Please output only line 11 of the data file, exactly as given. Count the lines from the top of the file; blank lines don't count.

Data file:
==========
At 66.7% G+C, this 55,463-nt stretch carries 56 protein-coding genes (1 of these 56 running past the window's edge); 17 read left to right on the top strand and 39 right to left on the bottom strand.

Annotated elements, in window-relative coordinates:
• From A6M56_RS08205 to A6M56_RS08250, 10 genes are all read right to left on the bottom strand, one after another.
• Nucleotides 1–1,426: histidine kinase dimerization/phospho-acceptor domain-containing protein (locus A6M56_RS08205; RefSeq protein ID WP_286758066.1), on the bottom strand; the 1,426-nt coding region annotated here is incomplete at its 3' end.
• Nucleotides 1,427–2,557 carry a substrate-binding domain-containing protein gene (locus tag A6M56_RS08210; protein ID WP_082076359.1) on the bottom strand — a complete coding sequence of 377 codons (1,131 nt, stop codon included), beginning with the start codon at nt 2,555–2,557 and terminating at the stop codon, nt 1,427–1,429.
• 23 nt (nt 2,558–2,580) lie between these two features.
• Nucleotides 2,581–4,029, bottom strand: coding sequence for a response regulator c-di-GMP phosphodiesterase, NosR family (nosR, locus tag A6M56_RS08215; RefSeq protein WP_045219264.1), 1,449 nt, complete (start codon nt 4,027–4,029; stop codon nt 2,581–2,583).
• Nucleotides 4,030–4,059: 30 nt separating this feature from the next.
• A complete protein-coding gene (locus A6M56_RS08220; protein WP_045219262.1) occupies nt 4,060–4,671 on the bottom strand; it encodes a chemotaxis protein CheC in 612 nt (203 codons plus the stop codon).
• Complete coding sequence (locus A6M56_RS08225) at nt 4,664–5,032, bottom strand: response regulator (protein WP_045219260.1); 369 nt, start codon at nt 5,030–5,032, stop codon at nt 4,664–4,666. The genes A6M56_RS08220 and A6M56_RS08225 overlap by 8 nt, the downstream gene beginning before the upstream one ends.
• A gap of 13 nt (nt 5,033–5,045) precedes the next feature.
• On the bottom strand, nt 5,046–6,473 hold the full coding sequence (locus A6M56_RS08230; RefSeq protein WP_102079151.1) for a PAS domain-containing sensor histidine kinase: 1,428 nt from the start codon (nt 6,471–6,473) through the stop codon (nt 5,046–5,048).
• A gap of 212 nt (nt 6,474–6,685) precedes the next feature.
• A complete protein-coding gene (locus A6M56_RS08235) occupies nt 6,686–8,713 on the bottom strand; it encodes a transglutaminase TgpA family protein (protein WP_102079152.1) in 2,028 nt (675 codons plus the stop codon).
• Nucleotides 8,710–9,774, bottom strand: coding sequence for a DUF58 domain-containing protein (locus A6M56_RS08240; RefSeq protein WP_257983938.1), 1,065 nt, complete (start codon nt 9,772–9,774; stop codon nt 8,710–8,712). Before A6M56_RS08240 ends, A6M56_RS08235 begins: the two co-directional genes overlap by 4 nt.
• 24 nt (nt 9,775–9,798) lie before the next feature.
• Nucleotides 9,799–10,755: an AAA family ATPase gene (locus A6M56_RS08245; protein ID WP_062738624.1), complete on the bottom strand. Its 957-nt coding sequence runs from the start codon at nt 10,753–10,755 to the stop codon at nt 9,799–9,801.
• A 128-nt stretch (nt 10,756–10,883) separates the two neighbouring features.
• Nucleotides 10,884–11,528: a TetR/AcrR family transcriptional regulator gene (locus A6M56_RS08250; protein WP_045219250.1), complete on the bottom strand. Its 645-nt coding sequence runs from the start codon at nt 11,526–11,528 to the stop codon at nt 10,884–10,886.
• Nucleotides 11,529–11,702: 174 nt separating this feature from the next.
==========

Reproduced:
• A gap of 13 nt (nt 5,033–5,045) precedes the next feature.